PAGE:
I really don’t know how to describe this. It is weird, it looks trashy, it is from a Japanese video game and it makes a lot of fun. Japan World Cup is an horse racing simulator in which various animals charge round a racetrack and you bet on which is going to win. Don’t worry if you don’t understand the speaker, that’s trippy anyway.
Sitzmuster des Todes, which typically means »seat patterns of death«, offers an incredible collection of horror designs, that brings you fear, anger and procrastination. It seems to be a global epidemic. Here in germany, there is barely any bus without these weird and horrible looking multi-colored print patterns. You can also visit The Great Pattern Collection, a similar page, but the pictures there do not show the real ugliness.
There was a time when animals were sent to space to test the survivability of spaceflight. From the present point of view, it seems crazy to me, but the story of animals in space is much older than one thinks. Animals had been used in aeronautic exploration since 1783 when the Montgolfier brothers sent a sheep, a duck and a rooster aloft in a hot air balloon (source). However, the following story is from the early 60s: »On the morning of January 31, 1961, in south Florida, a 5-year-old chimpanzee — dubbed »Ham« by his handlers — ate a breakfast of baby cereal, condensed milk, vitamins and half an egg. Then the unassuming 37-pound primate went out and made aeronautic history: Aboard a NASA space capsule, traveling thousands of miles an hour almost 160 miles above the Earth, he became the first chimp in space.« The complete story is on LIFE’s website and is worth reading about.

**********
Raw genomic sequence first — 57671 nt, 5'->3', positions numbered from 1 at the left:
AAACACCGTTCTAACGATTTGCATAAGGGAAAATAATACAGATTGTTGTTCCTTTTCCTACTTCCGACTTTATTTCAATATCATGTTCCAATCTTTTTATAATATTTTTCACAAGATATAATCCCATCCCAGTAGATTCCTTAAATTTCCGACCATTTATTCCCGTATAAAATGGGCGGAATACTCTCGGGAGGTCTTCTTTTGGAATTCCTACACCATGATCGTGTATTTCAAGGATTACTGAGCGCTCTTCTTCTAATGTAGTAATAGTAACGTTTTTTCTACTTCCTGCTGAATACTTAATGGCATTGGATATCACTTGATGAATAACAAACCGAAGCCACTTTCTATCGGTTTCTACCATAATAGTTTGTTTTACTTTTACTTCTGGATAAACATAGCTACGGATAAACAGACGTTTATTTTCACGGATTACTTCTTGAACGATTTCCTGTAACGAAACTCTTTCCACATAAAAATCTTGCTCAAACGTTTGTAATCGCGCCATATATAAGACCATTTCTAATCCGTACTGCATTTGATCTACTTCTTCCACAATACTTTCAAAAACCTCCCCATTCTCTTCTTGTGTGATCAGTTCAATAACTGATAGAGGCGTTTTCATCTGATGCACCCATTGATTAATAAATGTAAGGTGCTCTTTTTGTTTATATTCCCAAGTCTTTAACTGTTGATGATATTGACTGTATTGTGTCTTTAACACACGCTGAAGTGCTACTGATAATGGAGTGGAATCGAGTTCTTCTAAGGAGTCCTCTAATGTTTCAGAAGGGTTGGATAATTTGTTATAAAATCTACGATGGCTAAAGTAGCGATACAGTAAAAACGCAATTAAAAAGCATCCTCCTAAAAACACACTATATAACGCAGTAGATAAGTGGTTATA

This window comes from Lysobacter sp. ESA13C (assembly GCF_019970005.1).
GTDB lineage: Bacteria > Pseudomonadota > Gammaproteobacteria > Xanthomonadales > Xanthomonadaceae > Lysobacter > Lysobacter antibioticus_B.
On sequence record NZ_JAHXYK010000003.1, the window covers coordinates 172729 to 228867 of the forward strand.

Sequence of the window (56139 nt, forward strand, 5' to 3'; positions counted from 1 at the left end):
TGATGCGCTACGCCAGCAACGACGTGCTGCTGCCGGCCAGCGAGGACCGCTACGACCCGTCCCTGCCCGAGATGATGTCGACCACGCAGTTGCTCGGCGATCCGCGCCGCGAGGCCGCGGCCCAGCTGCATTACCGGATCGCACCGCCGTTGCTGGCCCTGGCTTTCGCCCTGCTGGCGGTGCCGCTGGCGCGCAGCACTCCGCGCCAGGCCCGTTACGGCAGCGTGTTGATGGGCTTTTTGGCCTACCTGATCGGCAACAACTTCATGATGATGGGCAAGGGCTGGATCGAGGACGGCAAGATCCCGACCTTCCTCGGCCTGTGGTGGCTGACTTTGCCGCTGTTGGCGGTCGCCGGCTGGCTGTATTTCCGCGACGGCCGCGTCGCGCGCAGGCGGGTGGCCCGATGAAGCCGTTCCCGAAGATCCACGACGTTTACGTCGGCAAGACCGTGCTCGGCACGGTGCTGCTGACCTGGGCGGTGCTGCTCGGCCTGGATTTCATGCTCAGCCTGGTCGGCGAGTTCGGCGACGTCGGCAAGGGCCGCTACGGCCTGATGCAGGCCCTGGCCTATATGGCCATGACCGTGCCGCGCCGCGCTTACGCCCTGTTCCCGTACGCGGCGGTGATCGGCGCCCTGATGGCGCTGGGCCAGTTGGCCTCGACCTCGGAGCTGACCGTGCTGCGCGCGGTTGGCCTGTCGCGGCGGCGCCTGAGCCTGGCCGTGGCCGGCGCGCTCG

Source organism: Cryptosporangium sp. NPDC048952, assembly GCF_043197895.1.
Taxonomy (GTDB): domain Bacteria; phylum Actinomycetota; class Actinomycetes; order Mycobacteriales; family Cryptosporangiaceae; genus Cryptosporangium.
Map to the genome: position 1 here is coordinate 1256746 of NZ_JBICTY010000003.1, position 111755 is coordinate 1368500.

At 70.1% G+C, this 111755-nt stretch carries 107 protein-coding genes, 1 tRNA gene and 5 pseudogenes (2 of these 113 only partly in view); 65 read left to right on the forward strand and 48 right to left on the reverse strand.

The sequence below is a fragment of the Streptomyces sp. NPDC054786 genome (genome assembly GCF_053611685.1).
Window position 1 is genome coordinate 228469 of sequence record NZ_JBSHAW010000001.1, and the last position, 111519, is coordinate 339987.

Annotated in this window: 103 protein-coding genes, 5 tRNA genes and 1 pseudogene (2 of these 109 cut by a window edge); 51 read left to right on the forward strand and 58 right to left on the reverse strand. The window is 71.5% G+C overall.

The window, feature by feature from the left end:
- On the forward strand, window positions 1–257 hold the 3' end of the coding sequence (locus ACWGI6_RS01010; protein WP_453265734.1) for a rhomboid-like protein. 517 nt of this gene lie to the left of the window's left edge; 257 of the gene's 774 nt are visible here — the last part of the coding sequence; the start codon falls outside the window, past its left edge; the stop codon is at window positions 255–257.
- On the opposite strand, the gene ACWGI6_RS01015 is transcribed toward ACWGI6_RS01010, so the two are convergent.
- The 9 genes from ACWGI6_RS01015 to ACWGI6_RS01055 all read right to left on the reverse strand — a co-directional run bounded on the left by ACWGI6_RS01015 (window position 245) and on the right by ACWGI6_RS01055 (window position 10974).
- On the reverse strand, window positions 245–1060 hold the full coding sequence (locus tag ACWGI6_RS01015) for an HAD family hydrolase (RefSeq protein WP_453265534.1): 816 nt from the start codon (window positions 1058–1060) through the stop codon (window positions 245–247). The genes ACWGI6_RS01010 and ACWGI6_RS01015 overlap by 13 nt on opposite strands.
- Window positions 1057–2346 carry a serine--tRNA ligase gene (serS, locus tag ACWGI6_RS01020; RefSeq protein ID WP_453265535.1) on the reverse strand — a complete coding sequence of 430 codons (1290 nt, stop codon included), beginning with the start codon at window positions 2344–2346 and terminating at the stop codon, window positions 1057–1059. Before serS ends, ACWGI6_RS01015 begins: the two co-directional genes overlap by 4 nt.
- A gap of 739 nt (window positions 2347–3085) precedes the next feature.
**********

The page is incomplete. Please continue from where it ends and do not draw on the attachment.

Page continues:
Summer is coming and it is time to think about the right beachwear. This year the New York Times has been inspired by the Chinese fashion world. There is a trend towards wearing a mask. »With the pursuit of that age-old aesthetic ideal at odds with the fast-growing interest in beachgoing and other outdoor activities, Chinese women have come up with a variety of ways to reconcile the two.« the writer lets us know.
All images copyright by The New York Times Company.